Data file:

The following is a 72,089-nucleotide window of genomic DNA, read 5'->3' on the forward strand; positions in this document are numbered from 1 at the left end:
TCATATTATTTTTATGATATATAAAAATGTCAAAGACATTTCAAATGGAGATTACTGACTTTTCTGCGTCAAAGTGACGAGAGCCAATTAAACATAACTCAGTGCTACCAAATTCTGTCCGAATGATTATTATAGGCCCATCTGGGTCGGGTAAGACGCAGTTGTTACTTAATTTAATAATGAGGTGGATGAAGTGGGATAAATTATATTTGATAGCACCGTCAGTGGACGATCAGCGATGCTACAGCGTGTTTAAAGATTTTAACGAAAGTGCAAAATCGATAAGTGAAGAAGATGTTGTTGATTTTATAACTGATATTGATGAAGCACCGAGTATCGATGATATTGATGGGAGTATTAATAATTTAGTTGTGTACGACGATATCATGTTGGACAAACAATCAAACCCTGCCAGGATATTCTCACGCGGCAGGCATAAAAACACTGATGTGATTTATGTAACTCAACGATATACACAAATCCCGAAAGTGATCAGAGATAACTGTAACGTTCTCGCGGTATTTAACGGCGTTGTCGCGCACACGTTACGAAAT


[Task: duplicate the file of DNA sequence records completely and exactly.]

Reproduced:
The following is a 72,089-nucleotide window of genomic DNA, read 5'->3' on the forward strand; positions in this document are numbered from 1 at the left end:
TCATATTATTTTTATGATATATAAAAATGTCAAAGACATTTCAAATGGAGATTACTGACTTTTCTGCGTCAAAGTGACGAGAGCCAATTAAACATAACTCAGTGCTACCAAATTCTGTCCGAATGATTATTATAGGCCCATCTGGGTCGGGTAAGACGCAGTTGTTACTTAATTTAATAATGAGGTGGATGAAGTGGGATAAATTATATTTGATAGCACCGTCAGTGGACGATCAGCGATGCTACAGCGTGTTTAAAGATTTTAACGAAAGTGCAAAATCGATAAGTGAAGAAGATGTTGTTGATTTTATAACTGATATTGATGAAGCACCGAGTATCGATGATATTGATGGGAGTATTAATAATTTAGTTGTGTACGACGATATCATGTTGGACAAACAATCAAACCCTGCCAGGATATTCTCACGCGGCAGGCATAAAAACACTGATGTGATTTATGTAACTCAACGATATACACAAATCCCGAAAGTGATCAGAGATAACTGTAACGTTCTCGCGGTATTTAACGGCGTTGTCGCGCACACGTTACGAAAT